The term “non-discriminatory evaluation” refers to procedures that must be followed in educating children with disabilities under the Individuals with Disabilities Education Act. The IDEA says all children with disabilities are entitled to equality of opportunity in their public education, as well as "full participation, independent living, and economic self-sufficiency." Each child’s education must be provided with as few restrictions as possible and is guided by an individual education plan based on non-discriminatory evaluation and assessment. Parents have the right to participate in decisions and to be kept informed about all records involving their child's schooling.
Non-discriminatory Evaluation and the IDEA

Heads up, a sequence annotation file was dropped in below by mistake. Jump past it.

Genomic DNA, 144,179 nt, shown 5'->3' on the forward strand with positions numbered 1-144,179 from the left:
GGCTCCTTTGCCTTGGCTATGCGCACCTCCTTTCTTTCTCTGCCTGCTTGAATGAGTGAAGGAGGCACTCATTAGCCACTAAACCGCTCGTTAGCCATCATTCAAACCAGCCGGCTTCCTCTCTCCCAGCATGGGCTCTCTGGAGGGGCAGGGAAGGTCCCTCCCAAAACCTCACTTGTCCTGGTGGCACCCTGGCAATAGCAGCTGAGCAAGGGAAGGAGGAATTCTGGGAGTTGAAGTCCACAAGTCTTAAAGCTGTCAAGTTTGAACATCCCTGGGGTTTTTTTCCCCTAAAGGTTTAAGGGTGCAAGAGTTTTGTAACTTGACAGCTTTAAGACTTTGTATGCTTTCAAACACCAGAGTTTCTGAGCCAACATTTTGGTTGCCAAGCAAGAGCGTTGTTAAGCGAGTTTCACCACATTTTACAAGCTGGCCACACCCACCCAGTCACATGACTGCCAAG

When a child is diagnosed with a disability by qualified professionals and parents give consent, school officials evaluate the child’s eligibility for services. Eligibility means determining what resources are required so the student can learn. Six criteria govern non-discriminatory evaluations. They must be free of cultural or racial bias. Evaluation procedures must be conducted in the native language of the child’s parents whenever possible. A multidisciplinary team that includes educators and professionals qualified to evaluate children with the relevant impairments conducts the evaluation. The process must include multiple tests and procedures; no single test may be the sole criterion of the child’s eligibility. The tests and other materials used in the evaluation process must have been previously validated for the purpose for which they are used, including consistency of results.